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bill of lading

noun
1.
a written receipt given by a carrier for goods accepted for transportation.
Abbreviation: b.l., B.L., b/l, B/L.
Origin
1590-1600
1590-1600
Dictionary.com Unabridged
Based on the Random House Dictionary, © Random House, Inc. 2014.
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British Dictionary definitions for bill-lading

bill of lading

noun
1.
(in foreign trade) a document containing full particulars of goods shipped or for shipment Usual US and Canadian name waybill
Collins English Dictionary - Complete & Unabridged 2012 Digital Edition
© William Collins Sons & Co. Ltd. 1979, 1986 © HarperCollins
Publishers 1998, 2000, 2003, 2005, 2006, 2007, 2009, 2012
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Encyclopedia Article for bill-lading

bill of lading

document executed by a carrier, such as a railroad or shipping line, acknowledging receipt of goods and embodying an agreement to transport the goods to a stated destination. Bills of lading are closely related to warehouse receipts, which contain an agreement for storage rather than carriage. Both may be negotiable when they provide that the goods are to be delivered not to a fixed individual but, typically, to the order of a stated person; this person may endorse the document and give it to another, who will then be entitled to receive the goods. Such a negotiable document of title, which calls for the delivery of goods, must be distinguished from negotiable commercial paper such as notes and bills of exchange, which call for the payment of money. See also charter party.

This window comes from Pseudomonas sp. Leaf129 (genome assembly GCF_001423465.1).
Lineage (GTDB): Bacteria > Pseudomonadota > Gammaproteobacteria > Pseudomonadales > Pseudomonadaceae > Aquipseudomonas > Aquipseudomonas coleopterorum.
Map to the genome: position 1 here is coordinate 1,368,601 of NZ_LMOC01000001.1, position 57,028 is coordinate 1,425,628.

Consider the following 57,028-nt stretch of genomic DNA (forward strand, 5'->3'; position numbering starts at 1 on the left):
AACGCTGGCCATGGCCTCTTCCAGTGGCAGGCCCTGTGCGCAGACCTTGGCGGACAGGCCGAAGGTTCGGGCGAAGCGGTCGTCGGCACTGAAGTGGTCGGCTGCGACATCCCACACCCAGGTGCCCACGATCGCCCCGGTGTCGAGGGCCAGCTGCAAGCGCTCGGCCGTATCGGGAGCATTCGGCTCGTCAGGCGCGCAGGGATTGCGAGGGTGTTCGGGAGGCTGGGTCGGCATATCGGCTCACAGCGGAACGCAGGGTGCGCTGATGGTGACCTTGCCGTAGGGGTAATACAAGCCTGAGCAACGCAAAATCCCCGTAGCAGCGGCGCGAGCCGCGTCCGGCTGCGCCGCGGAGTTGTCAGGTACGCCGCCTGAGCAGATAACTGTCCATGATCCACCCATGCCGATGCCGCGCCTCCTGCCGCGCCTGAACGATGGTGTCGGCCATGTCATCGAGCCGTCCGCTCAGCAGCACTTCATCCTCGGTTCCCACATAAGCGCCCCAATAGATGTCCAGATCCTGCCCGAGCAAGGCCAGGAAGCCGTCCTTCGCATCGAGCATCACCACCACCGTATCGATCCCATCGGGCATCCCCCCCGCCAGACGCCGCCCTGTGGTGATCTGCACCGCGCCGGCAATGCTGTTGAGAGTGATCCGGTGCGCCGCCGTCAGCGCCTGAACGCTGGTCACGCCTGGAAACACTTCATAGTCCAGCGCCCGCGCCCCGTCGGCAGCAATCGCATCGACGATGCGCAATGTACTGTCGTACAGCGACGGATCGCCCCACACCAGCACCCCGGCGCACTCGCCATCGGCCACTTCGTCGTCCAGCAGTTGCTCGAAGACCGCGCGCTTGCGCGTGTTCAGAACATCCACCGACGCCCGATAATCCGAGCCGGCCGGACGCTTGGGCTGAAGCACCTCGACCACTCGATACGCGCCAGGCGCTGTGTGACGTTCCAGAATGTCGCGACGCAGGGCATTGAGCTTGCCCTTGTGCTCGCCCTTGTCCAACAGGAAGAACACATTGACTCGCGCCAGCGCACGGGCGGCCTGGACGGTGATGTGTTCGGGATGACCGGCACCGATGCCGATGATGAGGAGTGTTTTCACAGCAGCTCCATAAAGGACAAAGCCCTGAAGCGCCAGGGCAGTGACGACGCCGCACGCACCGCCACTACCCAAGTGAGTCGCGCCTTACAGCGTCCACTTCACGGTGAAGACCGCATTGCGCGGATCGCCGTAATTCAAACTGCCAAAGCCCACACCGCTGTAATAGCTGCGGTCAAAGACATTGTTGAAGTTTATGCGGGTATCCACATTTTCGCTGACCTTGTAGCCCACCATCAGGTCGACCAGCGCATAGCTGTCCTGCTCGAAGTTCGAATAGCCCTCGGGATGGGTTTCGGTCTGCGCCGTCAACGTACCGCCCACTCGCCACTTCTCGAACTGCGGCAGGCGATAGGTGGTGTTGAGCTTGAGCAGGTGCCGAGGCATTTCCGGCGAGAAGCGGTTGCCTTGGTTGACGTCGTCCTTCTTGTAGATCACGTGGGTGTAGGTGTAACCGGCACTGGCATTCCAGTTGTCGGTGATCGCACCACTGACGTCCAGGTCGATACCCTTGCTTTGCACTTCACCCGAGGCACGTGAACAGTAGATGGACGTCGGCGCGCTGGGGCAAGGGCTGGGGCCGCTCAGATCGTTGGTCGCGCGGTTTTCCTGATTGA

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Encyclopedia Britannica, 2008. Encyclopedia Britannica Online.
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6
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